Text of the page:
As was the case with the original Polaroid images, obtaining instant gratification in the form of PoGo prints necessitates some compromises — though fewer than you might expect. Output quality directly correlates to the quality of the captured image: our Treo's 640-by-480-resolution image was flat, with little contrast and dull colours; moreover, it wasn't sharp and we noticed banding in the landscape's blue sky.
A higher-resolution digital SLR image of a gymnast flipping through the air, however, printed surprisingly well, complete with skin gradations and detail in the muscles and flying ponytail.
Join the PC World newsletter!
Most Popular Reviews
- 1 HTC U11 phone: Full, in-depth review
- 2 Gigabyte Aero 15 corporate gaming laptop review
- 3 Huawei P10 smartphone review
- 4 Huawei P10 Plus phone: Full, in-depth review
- 5 Motorola Moto G5 smartphone review
Latest News Articles
- Epson launches new high-speed Enterprise inkjet printer
- When life gives you a 3D printer, make a house
- Hacker hijacks thousands of publicly exposed printers to warn owners
- HP shutting down default FTP, Telnet access to network printers
- Why won’t my printer connect to my wireless router?
PCW Evaluation Team
The HP OfficeJet 250 Mobile Printer is a great device that fits perfectly into my fast paced and mobile lifestyle. My first impression of the printer itself was how incredibly compact and sleek the device was.
Wireless printing from my iPhone was also a handy feature, the whole experience was quick and seamless with no setup requirements - accessed through the default iOS printing menu options.
A smarter way to print for busy small business owners, combining speedy printing with scanning and copying, making it easier to produce high quality documents and images at a touch of a button.
I've had a multifunction printer in the office going on 10 years now. It was a neat bit of kit back in the day -- print, copy, scan, fax -- when printing over WiFi felt a bit like magic. It’s seen better days though and an upgrade’s well overdue. This HP OfficeJet Pro 8730 looks like it ticks all the same boxes: print, copy, scan, and fax. (Really? Does anyone fax anything any more? I guess it's good to know the facility’s there, just in case.) Printing over WiFi is more-or- less standard these days.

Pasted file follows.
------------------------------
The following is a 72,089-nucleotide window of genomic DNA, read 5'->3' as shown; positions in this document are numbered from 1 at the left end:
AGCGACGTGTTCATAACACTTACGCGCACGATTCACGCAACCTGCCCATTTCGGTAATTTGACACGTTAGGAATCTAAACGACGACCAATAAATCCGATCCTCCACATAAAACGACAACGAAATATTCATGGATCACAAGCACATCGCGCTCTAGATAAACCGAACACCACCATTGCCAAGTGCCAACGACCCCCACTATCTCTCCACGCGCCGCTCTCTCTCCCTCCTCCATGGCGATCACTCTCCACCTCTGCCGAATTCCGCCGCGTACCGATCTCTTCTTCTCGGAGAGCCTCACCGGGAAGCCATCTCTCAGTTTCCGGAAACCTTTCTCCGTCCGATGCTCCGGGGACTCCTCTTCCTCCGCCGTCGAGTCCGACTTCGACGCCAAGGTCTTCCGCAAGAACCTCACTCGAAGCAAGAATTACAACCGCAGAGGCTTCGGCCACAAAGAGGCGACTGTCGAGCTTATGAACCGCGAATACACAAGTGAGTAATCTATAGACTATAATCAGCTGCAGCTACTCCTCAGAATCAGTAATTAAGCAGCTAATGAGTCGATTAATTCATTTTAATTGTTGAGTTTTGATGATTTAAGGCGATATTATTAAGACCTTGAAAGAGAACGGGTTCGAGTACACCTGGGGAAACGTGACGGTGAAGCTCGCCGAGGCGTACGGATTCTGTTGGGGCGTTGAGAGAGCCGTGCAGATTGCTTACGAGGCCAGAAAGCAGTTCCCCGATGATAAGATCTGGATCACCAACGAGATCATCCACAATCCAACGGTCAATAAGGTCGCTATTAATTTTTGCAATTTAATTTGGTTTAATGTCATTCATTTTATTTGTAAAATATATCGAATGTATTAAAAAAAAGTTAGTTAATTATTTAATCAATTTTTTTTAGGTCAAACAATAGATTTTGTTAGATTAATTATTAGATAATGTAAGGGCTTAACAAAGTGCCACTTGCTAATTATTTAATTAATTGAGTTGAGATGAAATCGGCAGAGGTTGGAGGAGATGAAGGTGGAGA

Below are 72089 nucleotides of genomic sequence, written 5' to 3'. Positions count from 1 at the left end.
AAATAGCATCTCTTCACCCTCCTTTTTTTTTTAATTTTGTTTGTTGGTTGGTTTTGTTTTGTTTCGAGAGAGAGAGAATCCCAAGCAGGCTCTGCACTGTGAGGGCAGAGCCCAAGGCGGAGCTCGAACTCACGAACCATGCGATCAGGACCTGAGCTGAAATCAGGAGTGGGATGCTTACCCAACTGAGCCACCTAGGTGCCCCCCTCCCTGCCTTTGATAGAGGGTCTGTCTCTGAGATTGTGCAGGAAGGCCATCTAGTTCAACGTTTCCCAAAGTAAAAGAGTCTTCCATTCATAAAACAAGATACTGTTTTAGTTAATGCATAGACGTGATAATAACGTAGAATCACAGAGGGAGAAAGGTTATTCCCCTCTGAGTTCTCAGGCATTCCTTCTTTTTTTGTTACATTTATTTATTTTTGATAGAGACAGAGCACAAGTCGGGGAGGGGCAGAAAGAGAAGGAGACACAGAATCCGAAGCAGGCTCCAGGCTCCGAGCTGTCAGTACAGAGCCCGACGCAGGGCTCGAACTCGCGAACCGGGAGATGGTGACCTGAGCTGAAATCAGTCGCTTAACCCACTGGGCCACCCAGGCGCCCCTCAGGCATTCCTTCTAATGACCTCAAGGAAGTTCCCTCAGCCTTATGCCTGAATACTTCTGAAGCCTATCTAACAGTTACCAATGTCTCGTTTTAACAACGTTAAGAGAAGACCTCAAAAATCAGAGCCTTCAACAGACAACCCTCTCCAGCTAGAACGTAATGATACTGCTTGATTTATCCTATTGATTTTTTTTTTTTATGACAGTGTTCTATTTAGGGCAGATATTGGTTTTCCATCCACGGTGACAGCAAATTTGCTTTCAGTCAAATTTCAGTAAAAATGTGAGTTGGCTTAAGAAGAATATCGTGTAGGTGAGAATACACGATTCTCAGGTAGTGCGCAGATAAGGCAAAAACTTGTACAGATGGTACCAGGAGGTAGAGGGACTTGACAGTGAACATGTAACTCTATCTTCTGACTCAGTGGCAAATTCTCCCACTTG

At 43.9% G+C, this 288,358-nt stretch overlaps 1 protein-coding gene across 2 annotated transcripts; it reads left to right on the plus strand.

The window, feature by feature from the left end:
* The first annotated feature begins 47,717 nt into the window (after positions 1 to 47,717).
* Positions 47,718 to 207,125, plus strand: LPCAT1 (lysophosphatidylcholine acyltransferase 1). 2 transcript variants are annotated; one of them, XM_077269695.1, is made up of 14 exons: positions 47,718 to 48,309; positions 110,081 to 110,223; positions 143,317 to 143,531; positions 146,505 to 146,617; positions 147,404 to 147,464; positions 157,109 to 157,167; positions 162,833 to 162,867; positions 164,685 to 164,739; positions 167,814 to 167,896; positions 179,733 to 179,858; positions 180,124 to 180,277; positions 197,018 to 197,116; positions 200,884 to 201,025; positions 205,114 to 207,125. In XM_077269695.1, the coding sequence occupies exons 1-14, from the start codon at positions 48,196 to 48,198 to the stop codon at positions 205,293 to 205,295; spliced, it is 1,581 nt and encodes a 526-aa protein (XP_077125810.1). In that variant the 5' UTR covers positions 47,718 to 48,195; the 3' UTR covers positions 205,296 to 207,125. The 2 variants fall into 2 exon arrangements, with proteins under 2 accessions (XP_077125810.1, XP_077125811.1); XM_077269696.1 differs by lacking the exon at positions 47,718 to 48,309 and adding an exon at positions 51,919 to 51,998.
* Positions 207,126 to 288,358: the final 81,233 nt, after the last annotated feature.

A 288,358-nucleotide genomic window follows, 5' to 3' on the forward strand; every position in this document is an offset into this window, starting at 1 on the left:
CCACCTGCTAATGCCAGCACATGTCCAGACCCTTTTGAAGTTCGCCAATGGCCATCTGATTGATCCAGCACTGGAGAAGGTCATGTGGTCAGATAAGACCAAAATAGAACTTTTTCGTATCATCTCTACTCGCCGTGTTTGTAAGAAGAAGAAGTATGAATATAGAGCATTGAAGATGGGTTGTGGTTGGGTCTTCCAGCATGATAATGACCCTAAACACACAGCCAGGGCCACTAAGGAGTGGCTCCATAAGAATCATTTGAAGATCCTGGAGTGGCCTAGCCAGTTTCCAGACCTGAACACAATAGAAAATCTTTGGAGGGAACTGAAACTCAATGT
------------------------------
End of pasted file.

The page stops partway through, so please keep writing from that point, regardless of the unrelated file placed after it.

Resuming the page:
As a freelance writer who is always on the go, I like my technology to be both efficient and effective so I can do my job well. The HP OfficeJet Pro 8730 Inkjet Printer ticks all the boxes in terms of form factor, performance and user interface.
I’d happily recommend this touchscreen laptop and Windows 10 as a great way to get serious work done at a desk or on the road.
- Blackberry KEYone phone: Full, in-depth review
- Alienware 13 full, in-depth review
- Alcatel A3 XL phone: Full, in-depth review
- What's the difference between an Intel Core i3, i5 and i7?
- Laser vs. inkjet printers: which is better?
- TPAnalyst Program SupportVIC
- FTJunior-Mid Level Implementation CoordinatorQLD
- FTSupport AnalystOther
- FTSenior Business AnalystNSW
- FTVoice Solution Engineer - Telecommunications (cisco)Other
- FTApplication Solution ArchitectOther
- FTTest AnalystSA
- TPSAP Training Officer - FinanceQLD
- TPProduct OwnerVIC
- FTBilling Manager, Technology CompanyOther
- CCJunior Security AnalystNSW
- FTDigital DesignerOther
- TPSenior .NET DeveloperNSW
- FTSEO ExecutiveOther
- CCTechnical Consultant - ITSM/HP Service ManagerACT
- FTService Desk Analyst - 1st LevelACT
- FTSales Client Services Manager (Mid-market)QLD
- CCTechnical Support - L2ACT
- FTSenior Information Security ConsultantOther
- FTOffice & Operations AdministratorNSW
- FTSenior Systems EngineerOther
- FTProject CoordinatorOther
- CCAPI Platform EngineerNSW
- FTProject Manager-Rail/ Telecommunication /Electrical engineeringOther
- CCWireless Network ArchitectQLD